As the National Stock Exchange’s flagship index, Nifty50, hit its historical 10,000 mark on Tuesday, here is a quick look back at country’s largest stock exchange’s 25-year long history:
NSE, which was the first exchange in the country to provide a fully automated screen-based electronic trading system to the investors, was established in 1992 as a tax-paying company. It was recognised as a stock exchange by the market regulator Sebi in April 1993, when P V Narasimha Rao headed the country as Prime Minister and Manmohan Singh was the Finance Minister. The equity segment of the NSE
commenced operations in 1994, and derivative segment came into being in 2000, while the internet trading also started in 2000.
When BSE underestimated NSE
remained the undisputed leader among stock exchanges until the NSE
emerged on the scene in 1993. Its electronic trading system and easy membership procedure changed overnight the rules of the game, and NSE
soon wrested a substantial share of the market from BSE.
Soon after, BSE, which had for long resisted the government’s efforts to introduce computerised trading, was forced to follow suit.
The launch of Nifty index
launched its flagship 50-share index on April 21, 1996 with a base value of 1000, and base year 1995. It was then called the CNX Nifty
and was renamed in 2015 as Nifty50. The index comprises 50 actively traded stocks from various sectors.
Technical snags have often caught NSE
off guard, raising concerns on the safety and stability of its trading systems. Just this year on July 10, trading got halted on the exchange for good three hours due to a software glitch, while its rival BSE
worked fine. Sebi has now asked NSE
to submit a detailed report on the issue and how its plans to prevent recurrence.
In another instance, a trading misfire by a trader from Emkay Global Financial Services sent the Nifty50 tumbling over 900 points in October 2012, followed by a brief halt in the trading. In its investigation report, Sebi has criticised exchange for not having a robust crisis management system as the circuit breaker, which should have halted the trade automatically after 10% fall, got activated only after 12% fall on the index.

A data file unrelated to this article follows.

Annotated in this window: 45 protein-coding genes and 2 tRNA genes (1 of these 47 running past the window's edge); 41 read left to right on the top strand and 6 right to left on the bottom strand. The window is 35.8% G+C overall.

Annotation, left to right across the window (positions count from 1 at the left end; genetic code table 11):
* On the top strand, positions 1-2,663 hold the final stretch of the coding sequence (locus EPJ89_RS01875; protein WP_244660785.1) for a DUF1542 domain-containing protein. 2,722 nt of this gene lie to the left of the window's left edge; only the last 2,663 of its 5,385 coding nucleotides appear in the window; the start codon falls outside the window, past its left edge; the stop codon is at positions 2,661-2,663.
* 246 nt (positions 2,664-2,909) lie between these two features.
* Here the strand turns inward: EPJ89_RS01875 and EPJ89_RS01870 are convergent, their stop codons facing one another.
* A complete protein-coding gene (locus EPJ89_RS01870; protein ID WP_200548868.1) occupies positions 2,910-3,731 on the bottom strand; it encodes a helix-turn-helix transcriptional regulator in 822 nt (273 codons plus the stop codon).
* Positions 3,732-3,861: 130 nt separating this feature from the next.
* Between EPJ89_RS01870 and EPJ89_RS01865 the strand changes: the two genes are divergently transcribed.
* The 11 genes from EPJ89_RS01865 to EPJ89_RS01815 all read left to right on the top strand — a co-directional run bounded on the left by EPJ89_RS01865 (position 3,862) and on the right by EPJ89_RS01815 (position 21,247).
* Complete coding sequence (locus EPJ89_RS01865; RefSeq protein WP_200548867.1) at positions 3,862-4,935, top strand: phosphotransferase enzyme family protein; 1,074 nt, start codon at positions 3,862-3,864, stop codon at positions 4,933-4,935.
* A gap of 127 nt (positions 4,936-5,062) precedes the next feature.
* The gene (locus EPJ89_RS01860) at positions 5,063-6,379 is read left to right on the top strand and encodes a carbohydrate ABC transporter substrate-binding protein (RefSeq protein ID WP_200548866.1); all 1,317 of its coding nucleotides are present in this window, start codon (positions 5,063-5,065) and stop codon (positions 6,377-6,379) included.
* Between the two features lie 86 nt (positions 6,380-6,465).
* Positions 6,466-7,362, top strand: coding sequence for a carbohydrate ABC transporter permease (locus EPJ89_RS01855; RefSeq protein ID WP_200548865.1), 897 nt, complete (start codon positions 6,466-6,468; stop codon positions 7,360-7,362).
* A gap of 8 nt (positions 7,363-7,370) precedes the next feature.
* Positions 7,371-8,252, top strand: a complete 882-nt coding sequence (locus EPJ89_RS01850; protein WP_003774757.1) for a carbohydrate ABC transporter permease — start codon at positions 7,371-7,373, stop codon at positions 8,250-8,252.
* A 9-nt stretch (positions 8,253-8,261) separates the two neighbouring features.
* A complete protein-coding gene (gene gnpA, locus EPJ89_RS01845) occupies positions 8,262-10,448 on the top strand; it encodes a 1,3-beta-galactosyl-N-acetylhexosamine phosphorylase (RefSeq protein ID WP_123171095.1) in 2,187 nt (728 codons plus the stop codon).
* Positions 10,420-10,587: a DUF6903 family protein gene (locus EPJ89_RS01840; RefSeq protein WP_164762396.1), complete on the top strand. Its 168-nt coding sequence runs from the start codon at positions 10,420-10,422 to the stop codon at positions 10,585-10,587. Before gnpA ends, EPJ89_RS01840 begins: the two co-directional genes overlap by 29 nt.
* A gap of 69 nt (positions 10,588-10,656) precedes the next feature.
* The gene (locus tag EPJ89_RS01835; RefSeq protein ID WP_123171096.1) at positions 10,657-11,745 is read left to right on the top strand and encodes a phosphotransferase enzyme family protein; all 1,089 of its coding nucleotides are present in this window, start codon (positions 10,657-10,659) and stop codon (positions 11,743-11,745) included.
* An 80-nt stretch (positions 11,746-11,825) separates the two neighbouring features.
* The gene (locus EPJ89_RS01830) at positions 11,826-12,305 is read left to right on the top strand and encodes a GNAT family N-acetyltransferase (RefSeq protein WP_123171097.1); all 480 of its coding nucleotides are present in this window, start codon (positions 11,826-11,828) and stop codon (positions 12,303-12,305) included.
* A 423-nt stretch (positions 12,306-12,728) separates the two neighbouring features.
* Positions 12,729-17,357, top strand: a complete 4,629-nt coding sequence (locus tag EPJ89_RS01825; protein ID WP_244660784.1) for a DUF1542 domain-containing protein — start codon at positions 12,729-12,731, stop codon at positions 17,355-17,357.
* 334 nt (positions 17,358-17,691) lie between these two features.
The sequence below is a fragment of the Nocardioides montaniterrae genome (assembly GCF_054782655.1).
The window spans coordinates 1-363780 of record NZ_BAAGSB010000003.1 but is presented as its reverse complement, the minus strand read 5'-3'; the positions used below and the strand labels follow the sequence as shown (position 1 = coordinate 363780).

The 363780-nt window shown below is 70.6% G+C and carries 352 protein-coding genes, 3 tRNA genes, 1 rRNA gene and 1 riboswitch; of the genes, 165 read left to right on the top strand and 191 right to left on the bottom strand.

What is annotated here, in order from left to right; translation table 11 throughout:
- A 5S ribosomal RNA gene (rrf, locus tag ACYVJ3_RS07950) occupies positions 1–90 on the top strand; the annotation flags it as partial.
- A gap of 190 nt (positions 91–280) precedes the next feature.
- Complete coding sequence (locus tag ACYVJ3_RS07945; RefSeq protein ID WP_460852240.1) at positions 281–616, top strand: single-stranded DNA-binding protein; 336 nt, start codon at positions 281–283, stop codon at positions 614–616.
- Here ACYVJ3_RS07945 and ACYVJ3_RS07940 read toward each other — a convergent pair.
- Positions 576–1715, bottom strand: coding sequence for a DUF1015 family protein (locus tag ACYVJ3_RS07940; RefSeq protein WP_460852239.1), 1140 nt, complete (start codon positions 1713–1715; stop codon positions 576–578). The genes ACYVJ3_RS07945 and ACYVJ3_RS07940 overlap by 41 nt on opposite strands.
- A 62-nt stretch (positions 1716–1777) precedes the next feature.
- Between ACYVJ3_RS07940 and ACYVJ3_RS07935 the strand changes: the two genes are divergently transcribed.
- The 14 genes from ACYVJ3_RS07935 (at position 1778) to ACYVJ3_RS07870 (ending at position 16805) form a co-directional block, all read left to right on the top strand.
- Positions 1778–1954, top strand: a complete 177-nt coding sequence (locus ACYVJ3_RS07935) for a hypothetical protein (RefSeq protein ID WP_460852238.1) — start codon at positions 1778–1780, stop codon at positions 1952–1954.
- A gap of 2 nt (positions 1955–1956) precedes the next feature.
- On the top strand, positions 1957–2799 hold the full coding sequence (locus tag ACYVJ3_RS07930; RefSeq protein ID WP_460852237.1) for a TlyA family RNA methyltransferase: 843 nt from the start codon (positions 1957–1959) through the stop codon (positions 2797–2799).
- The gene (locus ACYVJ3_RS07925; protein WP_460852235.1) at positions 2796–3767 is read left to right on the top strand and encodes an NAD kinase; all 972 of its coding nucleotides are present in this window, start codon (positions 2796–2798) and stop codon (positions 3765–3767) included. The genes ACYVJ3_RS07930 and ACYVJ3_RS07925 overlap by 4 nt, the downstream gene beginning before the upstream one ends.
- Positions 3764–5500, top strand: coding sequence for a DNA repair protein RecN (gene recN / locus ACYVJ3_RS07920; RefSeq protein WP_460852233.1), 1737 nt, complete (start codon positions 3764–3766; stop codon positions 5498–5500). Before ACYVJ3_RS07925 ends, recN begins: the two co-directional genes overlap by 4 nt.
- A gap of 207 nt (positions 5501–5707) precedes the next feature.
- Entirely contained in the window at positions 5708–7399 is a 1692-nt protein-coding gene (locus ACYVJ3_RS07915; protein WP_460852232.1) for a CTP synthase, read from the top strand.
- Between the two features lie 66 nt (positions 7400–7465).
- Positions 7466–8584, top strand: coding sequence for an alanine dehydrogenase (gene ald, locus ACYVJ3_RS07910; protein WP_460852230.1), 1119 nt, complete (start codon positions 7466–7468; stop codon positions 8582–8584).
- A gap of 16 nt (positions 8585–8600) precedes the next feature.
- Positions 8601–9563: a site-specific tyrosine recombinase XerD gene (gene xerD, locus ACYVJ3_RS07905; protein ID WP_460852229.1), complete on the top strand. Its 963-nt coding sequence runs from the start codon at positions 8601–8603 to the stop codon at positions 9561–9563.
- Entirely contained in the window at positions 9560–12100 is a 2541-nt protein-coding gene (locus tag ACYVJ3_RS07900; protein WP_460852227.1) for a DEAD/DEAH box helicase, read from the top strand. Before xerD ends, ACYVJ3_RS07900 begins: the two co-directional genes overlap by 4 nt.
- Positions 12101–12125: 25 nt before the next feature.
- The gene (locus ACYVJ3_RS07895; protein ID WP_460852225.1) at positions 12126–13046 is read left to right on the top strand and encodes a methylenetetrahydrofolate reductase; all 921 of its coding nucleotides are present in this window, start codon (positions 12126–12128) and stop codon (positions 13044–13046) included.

Co-lo controversy derails IPO launch
The biggest blow to NSE’s credibility came in 2015, when an overseas whistleblower wrote to Sebi, alleging that NSE
had provided unfair access to certain brokers at its co-location (co-lo) facility. The note alleged that the broker accumulated unfair profits for an extended period between 2012 and 2014, due to a fractional timing edge in accessing NSE’s data feeds. The investigation on co-lo issue is still underway, which has delayed the launch of NSE’s IPO. Both Sebi and NSE
have maintained that the IPO cannot proceed unless the co-lo issue is put to rest.
Change of guard amid controversy
Just last week NSE
got its new managing director (MD) & chief executive officer (CEO) in Vikram Limaye after his predecessor Chitra Ramkrishna quit unexpectedly on December 2, 2016, ending her 24-year long career with NSE
amid co-location controversy.